Curiosity can always get to me, and today is not an exception

Curiosity can always get to me, and today is not an exception.

corn 

The farmers haven’t cut down the feeder corn,yet and I find it so mysterious, scary and beautiful all at the same time. When I get enamored by a thought I will end up acting on my curiosity, which is how I ended up wandering around my fallen, barbed wire fence, and standing in the sinking mud to get a, “good look” at the corn field. 

 There are other plants that grow along the edges of a corn field; Milkweeds, Queens Anne’s Lace and a multitude of weeds that as you step past them will deposit burs in your clothing, hair and along your ankles connecting to your socks and shoes making it a treat to remove.

None of that mattered.

  I wanted stand next to the towering rows of corn.

Golden, browns and beiges streaked with green and yellows stood in formation. The large ears of corn still connected to the stalks. Some of the corn had deep orangey, yellow kernels peeking out. This is not the type of corn that if you squeeze a kernel with your nail it will pop a milky sweet juice.   These kernels are hard. They may end up as Ethanol, livestock feed, a starch, sweetener or for use in fermentation.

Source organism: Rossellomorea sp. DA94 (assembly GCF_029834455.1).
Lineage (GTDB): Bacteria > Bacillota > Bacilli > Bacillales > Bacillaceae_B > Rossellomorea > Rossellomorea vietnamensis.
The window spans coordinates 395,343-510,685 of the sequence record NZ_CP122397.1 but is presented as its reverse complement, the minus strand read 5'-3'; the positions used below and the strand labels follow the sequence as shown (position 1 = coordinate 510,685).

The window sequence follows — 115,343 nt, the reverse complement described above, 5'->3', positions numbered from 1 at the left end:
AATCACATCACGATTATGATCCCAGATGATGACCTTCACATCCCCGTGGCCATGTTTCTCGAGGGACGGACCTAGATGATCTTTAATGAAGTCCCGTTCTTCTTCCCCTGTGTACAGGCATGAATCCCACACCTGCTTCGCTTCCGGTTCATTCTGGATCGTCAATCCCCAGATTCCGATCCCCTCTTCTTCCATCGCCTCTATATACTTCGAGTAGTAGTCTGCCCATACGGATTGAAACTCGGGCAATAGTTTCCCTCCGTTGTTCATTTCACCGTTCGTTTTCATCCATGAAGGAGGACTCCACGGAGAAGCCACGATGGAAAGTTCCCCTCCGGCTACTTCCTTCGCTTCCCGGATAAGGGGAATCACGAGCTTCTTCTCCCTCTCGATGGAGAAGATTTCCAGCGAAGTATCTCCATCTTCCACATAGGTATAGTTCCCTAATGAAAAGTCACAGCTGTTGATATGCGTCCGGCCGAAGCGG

I could see where a passing deer, or a hungry raccoon, possum, or Badger ripped off some ears and carried them onto my property and under a bush to feast. A few kernels were on the ground. I knew from years of walking around here, that tomorrow morning if I were to check they would be gone, eaten.

 Pulling my feet from the mud, with a distinct gooey sound I stepped next to the first row of corn stalks, and looked up, at their waving tops. I tried to focus on the rows deeper into the field. They were so thick I could only see two ahead of me, and then they blended together like a wallpaper field, or a movie set with either zombies, or dreams being chased way.

“Hey Uriah can you chase away a Zombie?” I laughed as Uriah looked around nervously. “I guess not.” I signed as he seemed to take offense by ducking his head and starring at the ground. 

The bitter smell of brown wet leaves, moved around me. Then drifting past as the wind picked up, racing the rain clouds into another county, allowing the sun to spread across my face.  The sky brightened with white puffy clouds and a deep blue sky.

This is the moment I relish! The tops of this corn field wave around me as I stood quietly. Here in my old, mud covered gyms shoes, with wet socks while something crawls down my back.  I am happy.

Corn moves my car…and then

My attitude

Sweetens my dinner… and

My desserts

Then eases through my digestive track

To return

Looking as if it never left

 

 

 

“Illinois Corn”

http://www.ilcorn.org/uploads/documents/uploader/184It%20Begins%20with%20a%20Kernel.pdf

National Corn Growers Association” 

http://lepton.marz.com/ncga/comm_dev_center/index_PG.asp

“Kane County Farm Bureau”

http://www.kanecfb.com/links.html